Single Transistor Forward Converter Help

Discussion in 'The Projects Forum' started by steve80289, Mar 10, 2012.

  1. steve80289

    Thread Starter New Member

    Mar 10, 2012
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    I am currently working on a project where I am Designing a single transistor forward converter in class.

    Project as of now:

    120VAC rectified (to ~168VDC) then dropped to 5VDC with a max current of 1A via forward converter

    I have a concern that I am going to need electrical isolation for my micro-controller that I am using to control the duty cycle of the converter (I decided to use the boarduino with the Atmega 328p chip). I am not sure of the best way to isolate the micro-controller though. I have seen on mouser some small voltage isolation transformers that seem like they may be promising for such a task, but I would like a second opinion because none of my professors know much about it and I would like to get this project done ASAP. Here is a link to the small voltage transformer I was talking about:

    http://www.murata-ps.com/data/magnetics/kmp_78253j.pdf

    I also wanted to know if there was a good place that sold pre-made three winding toroids for a forward converter. I am winding my own at the moment, but I would like a backup plan if mine does not work for whatever reason it may be.

    Please let me know if you have any other advice for a young Engineer.
    Thanks in advance,
    -Steve
     
  2. panic mode

    Senior Member

    Oct 10, 2011
    1,319
    304
    just to clarify, you want to use MCU (arduino or whatever) to control power transistor to step down 170VDC to 5VDC?

    i see couple problems with that, isolating MCU is not one (you can use optocouplers or small transformer for example) but...

    here we have a young engineer who is in a hurry and dealing with relatively high DC voltage that is not current limited and also not isolated from mains. You may proceed but please be careful. Also make sure your capacitors are rated for this or you may have if explode into your face (they do a lot more than little "pop").

    if you are taking on this project on your own, good idea is to take a look at switching power supplies such as

    http://www.pavouk.org/hw/en_atxps.html

    you can see general layout and isolation between stages. you can also post your circuit for suggestions.
     
  3. steve80289

    Thread Starter New Member

    Mar 10, 2012
    6
    0
    Yes, I will be using an MCU for this project at 62.5kHz switching frequency

    Yeah I understand what you mean by "little more than a pop." It has not happened to be because I have careful to check voltage ratings of every single component I order. Thanks for the concern though. What would be a good way to limit the current?

    Thanks for the source, I will take a look. I will post the circuit as soon as I draw it up.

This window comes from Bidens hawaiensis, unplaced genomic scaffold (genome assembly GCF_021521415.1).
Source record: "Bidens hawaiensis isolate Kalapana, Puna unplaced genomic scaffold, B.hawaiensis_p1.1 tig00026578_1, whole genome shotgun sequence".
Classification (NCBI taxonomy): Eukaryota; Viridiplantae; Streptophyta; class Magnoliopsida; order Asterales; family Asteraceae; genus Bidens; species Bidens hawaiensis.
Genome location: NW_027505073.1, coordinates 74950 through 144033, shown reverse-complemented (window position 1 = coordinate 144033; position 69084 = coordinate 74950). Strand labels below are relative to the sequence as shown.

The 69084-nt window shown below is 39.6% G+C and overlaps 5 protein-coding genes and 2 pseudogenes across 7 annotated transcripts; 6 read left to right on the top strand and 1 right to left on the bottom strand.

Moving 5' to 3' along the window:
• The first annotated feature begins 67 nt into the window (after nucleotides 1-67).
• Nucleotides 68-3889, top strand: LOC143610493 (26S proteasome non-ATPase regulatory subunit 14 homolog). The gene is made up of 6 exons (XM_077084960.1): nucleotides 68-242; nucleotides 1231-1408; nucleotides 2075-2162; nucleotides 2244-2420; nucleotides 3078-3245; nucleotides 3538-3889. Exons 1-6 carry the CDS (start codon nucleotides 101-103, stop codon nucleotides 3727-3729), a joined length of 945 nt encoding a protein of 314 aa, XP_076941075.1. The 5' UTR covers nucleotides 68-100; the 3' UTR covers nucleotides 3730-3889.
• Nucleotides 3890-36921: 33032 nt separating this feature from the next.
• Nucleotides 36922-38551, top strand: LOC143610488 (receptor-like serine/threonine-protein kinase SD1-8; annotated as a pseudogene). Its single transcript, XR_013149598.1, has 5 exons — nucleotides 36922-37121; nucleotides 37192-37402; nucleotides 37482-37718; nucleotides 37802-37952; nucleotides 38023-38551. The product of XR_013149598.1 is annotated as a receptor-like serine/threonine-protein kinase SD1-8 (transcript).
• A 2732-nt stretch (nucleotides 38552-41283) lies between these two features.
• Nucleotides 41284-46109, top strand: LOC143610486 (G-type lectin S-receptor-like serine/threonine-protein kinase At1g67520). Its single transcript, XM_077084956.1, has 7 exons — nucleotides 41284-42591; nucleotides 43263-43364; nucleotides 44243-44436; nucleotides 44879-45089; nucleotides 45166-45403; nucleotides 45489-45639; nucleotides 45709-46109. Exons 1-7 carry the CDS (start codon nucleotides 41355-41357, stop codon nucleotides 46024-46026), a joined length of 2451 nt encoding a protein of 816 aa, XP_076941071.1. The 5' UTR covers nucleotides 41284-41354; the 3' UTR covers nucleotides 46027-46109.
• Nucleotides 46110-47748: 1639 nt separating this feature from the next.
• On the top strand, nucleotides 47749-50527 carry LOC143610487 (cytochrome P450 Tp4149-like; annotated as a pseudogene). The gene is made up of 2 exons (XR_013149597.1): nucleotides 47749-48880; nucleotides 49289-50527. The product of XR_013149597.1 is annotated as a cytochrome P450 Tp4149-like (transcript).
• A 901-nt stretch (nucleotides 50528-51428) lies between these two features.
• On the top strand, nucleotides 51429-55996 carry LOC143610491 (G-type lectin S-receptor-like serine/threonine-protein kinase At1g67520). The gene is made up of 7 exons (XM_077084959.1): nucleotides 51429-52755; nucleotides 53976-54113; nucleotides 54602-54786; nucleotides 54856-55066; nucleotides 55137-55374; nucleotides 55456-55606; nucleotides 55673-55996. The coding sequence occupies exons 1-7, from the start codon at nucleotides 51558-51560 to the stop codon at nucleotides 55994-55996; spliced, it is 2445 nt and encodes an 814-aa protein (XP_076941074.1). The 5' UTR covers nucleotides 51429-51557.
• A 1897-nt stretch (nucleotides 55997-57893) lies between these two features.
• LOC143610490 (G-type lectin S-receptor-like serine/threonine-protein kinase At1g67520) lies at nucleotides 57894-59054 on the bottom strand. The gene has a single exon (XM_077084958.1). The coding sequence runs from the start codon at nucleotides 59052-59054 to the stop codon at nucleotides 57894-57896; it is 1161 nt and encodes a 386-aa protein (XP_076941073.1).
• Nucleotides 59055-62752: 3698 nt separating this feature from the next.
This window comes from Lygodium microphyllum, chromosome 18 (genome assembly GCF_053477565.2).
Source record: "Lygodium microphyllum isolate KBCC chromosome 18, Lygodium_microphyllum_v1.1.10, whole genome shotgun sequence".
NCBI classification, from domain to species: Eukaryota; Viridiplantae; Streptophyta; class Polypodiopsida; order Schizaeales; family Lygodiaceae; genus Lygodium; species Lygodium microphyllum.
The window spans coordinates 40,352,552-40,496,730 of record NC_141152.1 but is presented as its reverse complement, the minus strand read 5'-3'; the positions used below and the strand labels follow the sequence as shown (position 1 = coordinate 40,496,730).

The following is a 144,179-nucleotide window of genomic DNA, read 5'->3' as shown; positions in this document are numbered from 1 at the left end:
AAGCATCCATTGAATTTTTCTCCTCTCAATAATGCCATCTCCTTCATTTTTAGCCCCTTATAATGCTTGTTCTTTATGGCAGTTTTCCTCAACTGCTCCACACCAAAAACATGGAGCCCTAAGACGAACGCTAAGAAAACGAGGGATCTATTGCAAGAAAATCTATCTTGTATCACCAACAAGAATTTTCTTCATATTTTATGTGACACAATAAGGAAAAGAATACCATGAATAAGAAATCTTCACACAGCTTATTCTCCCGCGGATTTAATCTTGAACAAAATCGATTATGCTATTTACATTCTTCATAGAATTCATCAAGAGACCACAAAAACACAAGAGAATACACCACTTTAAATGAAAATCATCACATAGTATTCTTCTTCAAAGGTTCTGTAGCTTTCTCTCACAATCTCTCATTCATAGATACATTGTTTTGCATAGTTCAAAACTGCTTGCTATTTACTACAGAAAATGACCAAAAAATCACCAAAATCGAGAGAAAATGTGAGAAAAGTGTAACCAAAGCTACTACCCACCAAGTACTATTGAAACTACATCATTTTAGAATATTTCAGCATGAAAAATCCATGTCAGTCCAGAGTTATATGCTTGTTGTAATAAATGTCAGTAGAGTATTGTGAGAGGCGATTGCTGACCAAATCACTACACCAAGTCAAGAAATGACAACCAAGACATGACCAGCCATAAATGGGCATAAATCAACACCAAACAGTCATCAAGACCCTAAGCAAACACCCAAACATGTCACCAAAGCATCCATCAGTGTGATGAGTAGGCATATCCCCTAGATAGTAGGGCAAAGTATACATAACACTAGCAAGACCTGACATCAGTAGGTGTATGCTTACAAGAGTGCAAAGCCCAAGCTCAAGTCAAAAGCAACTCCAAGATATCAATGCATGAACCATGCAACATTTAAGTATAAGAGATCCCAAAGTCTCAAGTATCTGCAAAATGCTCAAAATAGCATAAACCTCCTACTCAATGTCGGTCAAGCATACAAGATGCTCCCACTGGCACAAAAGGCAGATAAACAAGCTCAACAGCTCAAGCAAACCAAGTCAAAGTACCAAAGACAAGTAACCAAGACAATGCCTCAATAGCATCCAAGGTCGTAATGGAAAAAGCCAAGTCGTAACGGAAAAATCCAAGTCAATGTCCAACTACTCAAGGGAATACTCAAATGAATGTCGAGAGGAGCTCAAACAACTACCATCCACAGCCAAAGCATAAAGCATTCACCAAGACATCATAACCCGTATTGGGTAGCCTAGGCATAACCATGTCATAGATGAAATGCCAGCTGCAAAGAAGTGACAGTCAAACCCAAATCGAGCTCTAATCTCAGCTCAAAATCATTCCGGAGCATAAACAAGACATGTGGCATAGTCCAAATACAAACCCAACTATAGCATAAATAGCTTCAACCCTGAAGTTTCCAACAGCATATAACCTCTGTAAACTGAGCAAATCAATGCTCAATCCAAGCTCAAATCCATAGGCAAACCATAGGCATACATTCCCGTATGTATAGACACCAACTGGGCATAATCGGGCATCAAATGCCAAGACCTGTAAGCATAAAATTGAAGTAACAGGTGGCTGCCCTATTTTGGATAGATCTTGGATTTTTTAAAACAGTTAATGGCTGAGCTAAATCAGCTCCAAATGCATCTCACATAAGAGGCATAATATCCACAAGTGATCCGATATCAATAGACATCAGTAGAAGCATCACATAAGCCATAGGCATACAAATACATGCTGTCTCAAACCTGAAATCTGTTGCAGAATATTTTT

4. crutschow

    Expert

    Mar 14, 2008
    12,991
    3,227
    It's best to use an isolation transformer when working from the mains. At a minimum use a ground fault interrupter when connecting to the mains.
     
  5. steve80289

    Thread Starter New Member

    Mar 10, 2012
    6
    0
    I assume you mean something such as this:
    http://www.hammondmfg.com/pdf/5c0069.pdf

    The circuit I have attached is basically what I have so far (basically just the textbook single transistor forward converter). I will be adding in the isolation from the 120VAC as recommended and will be looking into things deeper when I get back home. now that I think about it I forgot to put the inductor into the secondary side of the circuit schematic. Like I said, I have not had much guidance on this project, and so I have done things according to what I have read in my textbooks.
     
  6. steve80289

    Thread Starter New Member

    Mar 10, 2012
    6
    0
    I am having trouble getting the circuit working still. I used the same single transistor circuit but used a 4.7M ohm resistor to use as a load to troubleshoot the transistor. I figured out that the transistor was not working and replaced it. When I took out the resistor and put in the toroidal transformer with only the primary winding. The surge resistor burned up quickly when I turned the circuit on. Can someone explain why this happened? I assume that it has to do with the current going to the circuit.
     
  7. steve80289

    Thread Starter New Member

    Mar 10, 2012
    6
    0
    This is a picture of the circuit that I am using. I know I should be isolating the mains and I will at some point, but for now this is what I have. The surge resistor I was using burned up when I replaced the 4.7 Mohm resistor with the transformer (as in the pic). I can tell that there is too much current as evidence of that, but I am not sure what I should do to fix this problem. Any ideas? Thanks in advance.

    I am using a variac for isolation at the moment BTW
     
    Last edited: Mar 20, 2012
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